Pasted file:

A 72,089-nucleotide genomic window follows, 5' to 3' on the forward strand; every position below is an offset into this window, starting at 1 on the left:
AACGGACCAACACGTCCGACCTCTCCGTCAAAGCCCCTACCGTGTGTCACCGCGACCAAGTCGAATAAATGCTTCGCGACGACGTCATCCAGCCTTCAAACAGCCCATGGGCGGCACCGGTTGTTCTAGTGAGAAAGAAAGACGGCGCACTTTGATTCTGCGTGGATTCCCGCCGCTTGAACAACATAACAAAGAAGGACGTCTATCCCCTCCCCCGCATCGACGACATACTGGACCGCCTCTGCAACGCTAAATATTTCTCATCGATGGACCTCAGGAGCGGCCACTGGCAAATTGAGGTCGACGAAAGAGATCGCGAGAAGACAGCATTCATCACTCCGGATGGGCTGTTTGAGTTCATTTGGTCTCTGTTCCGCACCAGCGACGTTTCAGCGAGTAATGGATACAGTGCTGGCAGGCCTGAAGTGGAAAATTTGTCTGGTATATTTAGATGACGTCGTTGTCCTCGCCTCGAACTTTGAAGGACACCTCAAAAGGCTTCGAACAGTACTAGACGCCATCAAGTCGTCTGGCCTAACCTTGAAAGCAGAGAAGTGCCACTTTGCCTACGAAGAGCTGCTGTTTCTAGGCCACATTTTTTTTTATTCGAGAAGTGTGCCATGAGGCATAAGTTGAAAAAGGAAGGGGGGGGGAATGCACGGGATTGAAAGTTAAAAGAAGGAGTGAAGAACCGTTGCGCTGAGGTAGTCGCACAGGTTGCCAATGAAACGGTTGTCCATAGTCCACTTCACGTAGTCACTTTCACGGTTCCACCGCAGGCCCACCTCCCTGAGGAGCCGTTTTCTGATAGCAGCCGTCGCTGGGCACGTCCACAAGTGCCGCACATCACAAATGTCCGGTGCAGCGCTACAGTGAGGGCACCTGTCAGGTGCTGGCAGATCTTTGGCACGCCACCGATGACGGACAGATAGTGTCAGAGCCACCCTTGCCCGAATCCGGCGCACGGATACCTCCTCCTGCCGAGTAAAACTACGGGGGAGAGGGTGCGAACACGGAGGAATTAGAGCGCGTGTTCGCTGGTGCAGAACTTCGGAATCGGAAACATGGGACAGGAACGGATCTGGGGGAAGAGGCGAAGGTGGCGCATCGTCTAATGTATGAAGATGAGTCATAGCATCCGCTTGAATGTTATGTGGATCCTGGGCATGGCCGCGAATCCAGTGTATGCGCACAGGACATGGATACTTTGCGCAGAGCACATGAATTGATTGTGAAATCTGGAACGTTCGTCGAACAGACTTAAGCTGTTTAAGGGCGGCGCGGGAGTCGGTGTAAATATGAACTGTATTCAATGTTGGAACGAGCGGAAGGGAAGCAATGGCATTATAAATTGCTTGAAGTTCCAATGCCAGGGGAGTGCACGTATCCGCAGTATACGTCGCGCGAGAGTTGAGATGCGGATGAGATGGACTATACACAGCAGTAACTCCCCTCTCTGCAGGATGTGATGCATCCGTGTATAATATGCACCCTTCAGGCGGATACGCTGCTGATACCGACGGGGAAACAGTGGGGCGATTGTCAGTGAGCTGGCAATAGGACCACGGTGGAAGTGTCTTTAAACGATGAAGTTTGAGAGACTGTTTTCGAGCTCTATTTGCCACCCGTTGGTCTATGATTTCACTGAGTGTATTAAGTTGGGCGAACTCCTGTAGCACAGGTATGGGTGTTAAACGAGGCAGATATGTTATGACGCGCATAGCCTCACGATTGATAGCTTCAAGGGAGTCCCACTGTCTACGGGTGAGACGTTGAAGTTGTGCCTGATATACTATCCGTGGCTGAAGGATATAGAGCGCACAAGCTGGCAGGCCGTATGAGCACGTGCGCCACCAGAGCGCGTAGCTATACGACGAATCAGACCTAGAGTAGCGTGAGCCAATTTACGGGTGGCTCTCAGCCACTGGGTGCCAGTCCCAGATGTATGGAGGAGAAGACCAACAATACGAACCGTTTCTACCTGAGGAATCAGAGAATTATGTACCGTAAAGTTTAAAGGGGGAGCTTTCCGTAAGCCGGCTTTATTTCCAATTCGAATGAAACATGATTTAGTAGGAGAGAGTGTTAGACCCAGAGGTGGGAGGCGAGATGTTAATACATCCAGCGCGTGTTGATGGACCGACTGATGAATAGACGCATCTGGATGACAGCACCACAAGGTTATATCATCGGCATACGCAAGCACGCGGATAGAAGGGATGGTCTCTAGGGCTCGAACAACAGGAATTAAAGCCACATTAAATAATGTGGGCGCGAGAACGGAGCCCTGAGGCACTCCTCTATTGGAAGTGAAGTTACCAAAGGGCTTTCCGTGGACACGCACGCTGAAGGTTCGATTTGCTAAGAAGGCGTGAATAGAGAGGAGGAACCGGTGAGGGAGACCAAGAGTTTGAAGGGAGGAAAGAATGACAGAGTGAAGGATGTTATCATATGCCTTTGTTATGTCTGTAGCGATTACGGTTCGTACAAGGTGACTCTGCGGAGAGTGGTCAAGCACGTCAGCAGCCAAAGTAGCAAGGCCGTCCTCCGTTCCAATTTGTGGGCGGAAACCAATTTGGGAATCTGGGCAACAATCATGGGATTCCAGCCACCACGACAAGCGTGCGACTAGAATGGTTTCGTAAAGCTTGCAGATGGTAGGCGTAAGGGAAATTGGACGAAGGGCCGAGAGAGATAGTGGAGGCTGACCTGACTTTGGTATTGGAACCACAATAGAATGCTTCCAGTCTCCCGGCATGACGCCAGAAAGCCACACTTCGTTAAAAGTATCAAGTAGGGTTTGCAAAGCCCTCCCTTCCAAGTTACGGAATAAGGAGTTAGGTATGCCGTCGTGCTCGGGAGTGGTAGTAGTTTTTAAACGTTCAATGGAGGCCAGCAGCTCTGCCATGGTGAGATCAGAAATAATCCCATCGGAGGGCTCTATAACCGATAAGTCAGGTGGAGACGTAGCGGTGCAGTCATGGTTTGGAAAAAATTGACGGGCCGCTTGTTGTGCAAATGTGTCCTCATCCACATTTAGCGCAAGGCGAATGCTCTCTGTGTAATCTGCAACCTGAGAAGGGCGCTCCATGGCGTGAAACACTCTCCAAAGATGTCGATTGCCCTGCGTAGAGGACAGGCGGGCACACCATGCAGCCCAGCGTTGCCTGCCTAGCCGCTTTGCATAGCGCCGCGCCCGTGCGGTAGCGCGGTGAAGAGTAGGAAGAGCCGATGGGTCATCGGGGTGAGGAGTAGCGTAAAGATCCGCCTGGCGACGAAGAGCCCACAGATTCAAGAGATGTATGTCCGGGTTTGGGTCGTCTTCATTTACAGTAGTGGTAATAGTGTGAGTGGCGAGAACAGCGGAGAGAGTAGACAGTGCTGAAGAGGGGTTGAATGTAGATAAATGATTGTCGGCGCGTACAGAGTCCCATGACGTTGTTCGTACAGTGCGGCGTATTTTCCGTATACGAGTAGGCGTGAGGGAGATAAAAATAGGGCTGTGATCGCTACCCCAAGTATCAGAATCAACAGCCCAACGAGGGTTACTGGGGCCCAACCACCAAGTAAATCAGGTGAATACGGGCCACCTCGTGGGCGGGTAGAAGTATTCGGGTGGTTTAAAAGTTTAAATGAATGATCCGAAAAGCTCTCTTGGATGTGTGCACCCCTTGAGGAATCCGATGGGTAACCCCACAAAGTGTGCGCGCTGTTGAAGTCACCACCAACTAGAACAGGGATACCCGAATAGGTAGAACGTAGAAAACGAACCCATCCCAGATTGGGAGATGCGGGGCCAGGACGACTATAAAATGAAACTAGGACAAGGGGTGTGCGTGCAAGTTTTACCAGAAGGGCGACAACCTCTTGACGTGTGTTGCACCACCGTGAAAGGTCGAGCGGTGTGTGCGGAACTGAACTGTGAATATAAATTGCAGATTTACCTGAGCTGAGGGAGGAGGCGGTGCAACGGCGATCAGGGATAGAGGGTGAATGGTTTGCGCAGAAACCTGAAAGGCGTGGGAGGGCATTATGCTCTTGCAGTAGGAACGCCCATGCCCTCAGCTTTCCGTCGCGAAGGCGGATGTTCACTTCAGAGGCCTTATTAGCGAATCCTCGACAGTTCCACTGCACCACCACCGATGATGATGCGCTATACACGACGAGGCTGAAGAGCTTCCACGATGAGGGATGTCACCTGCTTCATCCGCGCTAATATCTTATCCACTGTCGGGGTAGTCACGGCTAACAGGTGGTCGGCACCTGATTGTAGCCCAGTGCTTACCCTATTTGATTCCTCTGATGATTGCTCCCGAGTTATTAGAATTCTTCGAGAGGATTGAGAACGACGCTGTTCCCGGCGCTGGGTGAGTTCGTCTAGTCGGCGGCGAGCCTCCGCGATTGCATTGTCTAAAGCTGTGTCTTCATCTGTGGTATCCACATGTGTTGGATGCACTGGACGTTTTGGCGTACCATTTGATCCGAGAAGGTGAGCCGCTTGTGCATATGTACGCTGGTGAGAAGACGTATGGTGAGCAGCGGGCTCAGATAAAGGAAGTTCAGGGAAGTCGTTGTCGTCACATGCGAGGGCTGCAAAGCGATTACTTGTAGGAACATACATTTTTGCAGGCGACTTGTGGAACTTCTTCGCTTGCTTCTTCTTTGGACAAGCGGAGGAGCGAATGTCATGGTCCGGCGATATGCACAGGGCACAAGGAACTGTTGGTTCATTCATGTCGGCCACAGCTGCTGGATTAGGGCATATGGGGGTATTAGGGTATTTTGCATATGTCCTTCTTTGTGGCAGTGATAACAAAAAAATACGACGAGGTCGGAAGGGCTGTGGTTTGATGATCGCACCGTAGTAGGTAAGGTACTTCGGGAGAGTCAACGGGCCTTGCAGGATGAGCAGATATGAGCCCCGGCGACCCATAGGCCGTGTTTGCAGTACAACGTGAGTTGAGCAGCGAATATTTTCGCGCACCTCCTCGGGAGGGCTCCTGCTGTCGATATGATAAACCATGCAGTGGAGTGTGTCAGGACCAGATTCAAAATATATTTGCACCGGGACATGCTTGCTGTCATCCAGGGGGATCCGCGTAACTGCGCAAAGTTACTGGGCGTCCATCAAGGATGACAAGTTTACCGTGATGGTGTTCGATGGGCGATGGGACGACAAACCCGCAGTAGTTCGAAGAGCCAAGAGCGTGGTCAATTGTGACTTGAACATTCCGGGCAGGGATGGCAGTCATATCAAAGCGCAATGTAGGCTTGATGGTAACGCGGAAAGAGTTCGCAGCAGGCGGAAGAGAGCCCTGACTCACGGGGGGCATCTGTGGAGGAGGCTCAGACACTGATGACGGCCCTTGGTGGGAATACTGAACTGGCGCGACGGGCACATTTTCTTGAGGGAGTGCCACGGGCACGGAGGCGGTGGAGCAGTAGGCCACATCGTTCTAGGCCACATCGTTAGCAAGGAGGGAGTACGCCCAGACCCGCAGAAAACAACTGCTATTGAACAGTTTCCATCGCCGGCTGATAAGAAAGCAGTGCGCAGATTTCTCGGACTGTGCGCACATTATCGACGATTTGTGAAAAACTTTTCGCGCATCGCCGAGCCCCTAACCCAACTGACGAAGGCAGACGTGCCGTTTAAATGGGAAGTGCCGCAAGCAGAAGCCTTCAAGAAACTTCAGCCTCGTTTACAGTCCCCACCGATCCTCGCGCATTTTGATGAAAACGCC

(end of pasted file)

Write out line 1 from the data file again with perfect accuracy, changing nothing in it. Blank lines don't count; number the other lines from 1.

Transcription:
A 72,089-nucleotide genomic window follows, 5' to 3' on the forward strand; every position below is an offset into this window, starting at 1 on the left: